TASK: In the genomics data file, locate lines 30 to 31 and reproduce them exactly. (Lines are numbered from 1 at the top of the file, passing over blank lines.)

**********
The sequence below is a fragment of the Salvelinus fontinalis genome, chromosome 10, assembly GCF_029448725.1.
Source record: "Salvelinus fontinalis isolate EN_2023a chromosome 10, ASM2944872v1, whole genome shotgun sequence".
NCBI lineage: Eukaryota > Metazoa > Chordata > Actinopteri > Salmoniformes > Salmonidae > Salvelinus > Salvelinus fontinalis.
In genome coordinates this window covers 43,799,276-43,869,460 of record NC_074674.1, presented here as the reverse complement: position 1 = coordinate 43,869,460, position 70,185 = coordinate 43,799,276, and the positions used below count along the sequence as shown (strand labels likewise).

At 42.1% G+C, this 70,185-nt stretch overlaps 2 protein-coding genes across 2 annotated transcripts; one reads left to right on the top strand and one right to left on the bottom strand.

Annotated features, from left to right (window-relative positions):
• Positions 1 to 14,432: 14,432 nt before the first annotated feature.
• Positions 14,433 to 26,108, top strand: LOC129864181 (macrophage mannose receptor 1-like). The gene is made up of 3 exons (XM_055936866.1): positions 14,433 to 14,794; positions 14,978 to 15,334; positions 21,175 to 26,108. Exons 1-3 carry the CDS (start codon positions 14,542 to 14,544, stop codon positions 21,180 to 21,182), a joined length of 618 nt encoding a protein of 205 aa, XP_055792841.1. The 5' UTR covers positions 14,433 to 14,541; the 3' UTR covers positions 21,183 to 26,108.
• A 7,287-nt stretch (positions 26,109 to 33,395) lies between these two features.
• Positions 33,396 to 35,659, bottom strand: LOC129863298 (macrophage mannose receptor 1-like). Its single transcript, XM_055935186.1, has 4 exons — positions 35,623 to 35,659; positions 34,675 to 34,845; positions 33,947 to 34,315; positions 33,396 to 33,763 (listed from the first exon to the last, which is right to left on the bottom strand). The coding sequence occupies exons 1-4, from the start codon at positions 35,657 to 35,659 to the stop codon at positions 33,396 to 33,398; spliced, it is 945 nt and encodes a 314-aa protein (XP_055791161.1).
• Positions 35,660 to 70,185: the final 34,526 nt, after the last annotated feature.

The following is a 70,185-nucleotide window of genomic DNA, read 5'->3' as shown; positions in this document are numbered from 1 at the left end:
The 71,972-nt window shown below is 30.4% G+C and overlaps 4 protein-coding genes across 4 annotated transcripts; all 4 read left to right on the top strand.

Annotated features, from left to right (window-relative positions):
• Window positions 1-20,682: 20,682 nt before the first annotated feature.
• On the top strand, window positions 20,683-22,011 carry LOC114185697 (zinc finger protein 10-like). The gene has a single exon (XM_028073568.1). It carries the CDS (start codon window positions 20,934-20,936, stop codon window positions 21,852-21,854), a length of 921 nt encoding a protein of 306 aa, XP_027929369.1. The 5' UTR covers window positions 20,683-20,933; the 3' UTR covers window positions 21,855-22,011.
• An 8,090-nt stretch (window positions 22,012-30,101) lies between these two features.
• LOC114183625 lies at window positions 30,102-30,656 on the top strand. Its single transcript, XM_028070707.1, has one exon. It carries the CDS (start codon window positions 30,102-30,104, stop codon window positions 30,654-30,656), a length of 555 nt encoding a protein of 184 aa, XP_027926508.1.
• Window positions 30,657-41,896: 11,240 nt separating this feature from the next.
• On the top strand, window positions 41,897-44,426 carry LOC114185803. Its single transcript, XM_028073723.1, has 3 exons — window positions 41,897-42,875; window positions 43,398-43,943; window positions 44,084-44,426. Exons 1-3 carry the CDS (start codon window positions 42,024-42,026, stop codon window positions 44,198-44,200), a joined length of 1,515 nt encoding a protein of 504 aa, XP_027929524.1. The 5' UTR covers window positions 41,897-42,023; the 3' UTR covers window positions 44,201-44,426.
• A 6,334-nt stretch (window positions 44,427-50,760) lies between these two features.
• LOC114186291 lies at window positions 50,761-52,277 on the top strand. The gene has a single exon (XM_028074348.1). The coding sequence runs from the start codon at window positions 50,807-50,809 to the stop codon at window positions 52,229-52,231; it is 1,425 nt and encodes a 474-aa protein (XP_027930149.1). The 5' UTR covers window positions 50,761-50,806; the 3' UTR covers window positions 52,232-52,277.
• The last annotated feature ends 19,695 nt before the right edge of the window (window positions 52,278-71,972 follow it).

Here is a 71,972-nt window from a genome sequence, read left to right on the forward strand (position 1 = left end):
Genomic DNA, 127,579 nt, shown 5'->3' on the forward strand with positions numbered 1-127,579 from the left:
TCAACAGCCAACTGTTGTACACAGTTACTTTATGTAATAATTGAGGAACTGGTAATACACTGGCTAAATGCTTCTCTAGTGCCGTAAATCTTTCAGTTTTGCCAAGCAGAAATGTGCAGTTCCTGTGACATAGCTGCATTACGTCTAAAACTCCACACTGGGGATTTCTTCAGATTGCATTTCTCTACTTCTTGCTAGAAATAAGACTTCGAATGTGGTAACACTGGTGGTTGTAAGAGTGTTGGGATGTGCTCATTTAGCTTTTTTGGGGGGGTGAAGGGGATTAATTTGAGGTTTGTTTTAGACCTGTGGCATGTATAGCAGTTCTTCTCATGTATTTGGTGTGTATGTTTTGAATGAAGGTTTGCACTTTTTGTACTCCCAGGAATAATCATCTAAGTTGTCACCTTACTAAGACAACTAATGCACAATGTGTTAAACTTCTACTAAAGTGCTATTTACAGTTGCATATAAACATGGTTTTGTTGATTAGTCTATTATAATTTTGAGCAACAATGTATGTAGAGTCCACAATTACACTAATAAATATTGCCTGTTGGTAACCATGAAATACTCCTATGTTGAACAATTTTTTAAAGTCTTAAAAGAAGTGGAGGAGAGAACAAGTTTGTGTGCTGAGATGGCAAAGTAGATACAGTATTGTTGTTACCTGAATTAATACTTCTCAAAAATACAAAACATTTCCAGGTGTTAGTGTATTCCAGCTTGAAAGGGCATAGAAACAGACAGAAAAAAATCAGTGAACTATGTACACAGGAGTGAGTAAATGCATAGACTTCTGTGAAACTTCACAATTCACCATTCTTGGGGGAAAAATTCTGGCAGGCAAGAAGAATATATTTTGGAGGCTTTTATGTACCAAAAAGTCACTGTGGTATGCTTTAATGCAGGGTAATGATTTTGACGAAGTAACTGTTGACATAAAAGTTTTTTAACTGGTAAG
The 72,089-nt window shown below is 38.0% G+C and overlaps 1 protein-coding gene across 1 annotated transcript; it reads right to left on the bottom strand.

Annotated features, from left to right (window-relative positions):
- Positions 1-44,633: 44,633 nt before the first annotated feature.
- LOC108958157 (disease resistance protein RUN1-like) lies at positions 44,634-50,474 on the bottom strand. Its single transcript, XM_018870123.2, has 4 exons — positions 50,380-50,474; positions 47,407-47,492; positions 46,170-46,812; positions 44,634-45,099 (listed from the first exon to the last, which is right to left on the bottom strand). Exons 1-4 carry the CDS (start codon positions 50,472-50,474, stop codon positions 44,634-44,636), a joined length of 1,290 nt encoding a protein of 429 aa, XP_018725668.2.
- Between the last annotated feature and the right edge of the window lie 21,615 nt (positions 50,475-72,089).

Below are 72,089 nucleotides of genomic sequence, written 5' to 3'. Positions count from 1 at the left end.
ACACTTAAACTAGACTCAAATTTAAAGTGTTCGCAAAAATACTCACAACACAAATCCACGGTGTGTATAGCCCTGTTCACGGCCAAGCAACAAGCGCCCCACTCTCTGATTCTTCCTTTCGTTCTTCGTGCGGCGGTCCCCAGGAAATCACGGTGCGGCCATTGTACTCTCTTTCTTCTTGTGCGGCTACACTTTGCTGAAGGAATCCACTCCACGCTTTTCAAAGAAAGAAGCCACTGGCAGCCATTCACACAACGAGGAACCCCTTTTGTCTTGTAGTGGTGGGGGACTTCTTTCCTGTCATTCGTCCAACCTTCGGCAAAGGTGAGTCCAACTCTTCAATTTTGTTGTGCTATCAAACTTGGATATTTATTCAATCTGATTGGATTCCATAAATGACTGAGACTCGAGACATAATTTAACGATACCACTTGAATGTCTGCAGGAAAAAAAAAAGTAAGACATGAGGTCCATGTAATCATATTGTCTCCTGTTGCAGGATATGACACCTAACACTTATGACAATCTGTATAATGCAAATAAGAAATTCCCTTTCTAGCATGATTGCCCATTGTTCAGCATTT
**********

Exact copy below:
- LOC108958157 (disease resistance protein RUN1-like) lies at positions 44,634-50,474 on the bottom strand. Its single transcript, XM_018870123.2, has 4 exons — positions 50,380-50,474; positions 47,407-47,492; positions 46,170-46,812; positions 44,634-45,099 (listed from the first exon to the last, which is right to left on the bottom strand). Exons 1-4 carry the CDS (start codon positions 50,472-50,474, stop codon positions 44,634-44,636), a joined length of 1,290 nt encoding a protein of 429 aa, XP_018725668.2.
- Between the last annotated feature and the right edge of the window lie 21,615 nt (positions 50,475-72,089).